Engineers Week is coming up later this month (February 21-27), and to celebrate, we're spotlighting MWMC Executive Officer and Professional Engineer Matt Stouder with some Q&A on his engineering career.
What got you interested in engineering?
I have always had an interest in the outdoors and the environment. I really enjoyed science in school, particularly biology, and thought about majoring in Environmental Science in college. When I went to a college career day in high school, I decided to sit in on a talk about Environmental Engineering, which seemed to be about many of the aspects I was interested in: science, biology, cleaning up the environment and keeping it safe. After the talk, it solidified my choice to become an Environmental Engineer.
What experiences in your engineering career were most impactful in getting you to where you are now?
I was fortunate to have a couple of very good mentors along my journey to where I’m currently at. Not only did they take me under their wing and provide me with guidance, but they challenged me to think outside of the box with respect to problem solving. I would also say that getting my Master’s degree at Oregon State University was very impactful; it afforded me the opportunity to see real world examples of environmental engineering at work, and helped prepare me for my current role with the MWMC.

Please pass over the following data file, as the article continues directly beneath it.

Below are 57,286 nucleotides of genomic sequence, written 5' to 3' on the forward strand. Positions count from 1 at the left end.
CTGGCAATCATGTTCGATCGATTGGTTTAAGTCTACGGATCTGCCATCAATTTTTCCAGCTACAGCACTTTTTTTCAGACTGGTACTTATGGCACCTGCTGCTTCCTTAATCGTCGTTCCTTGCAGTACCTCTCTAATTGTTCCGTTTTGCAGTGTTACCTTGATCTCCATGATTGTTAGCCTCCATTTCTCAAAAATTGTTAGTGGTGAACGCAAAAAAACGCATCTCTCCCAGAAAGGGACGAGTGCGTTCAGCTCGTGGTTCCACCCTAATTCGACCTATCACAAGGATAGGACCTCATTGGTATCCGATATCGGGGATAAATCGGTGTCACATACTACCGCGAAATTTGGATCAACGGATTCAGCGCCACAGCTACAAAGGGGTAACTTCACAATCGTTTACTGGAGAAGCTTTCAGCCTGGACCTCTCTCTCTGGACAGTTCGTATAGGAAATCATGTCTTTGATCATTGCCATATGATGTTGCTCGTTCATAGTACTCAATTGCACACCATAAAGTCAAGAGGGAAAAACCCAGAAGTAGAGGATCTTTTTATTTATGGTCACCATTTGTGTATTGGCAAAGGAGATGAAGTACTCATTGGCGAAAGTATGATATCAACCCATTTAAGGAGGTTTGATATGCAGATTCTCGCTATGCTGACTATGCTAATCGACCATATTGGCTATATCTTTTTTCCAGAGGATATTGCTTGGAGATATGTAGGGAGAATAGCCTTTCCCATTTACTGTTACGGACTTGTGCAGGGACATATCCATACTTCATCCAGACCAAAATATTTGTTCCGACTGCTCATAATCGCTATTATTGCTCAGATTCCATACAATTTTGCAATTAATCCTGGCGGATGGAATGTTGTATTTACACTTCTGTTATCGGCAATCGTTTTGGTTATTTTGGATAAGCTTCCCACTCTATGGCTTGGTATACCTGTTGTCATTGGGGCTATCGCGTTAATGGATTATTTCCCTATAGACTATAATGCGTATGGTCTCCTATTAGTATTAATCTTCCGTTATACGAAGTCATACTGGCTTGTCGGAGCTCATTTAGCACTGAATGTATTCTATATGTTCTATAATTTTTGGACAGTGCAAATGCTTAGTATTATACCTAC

What’s your favorite thing about your role?
This is a hard one because I have several favorite things about my job. I love the people that I get to work with everyday, and I am thankful that my job makes a meaningful difference in the lives of everyone living in the Eugene-Springfield metropolitan region. It’s very important to me that my role plays a part in protecting the health and vitality of our local environment, particularly with respect to the Willamette and McKenzie rivers. I also enjoy that I am able to work across the communities of both Eugene and Springfield, as well as Lane County.
What advice would you give an engineering student or young person thinking about getting into engineering?
To the engineering student, I would tell them to stay focused on what got them interested in engineering to begin with. The road to becoming a licensed engineer can feel pretty lengthy, but once you’re done, it’s a major accomplishment and it will open up a lot of doors for your career. To the young person thinking about getting into engineering, I would advise them to seek out different engineers in different fields and ask them to have a conversation about engineering. Getting multiple perspectives from folks will help determine if engineering might be right for you.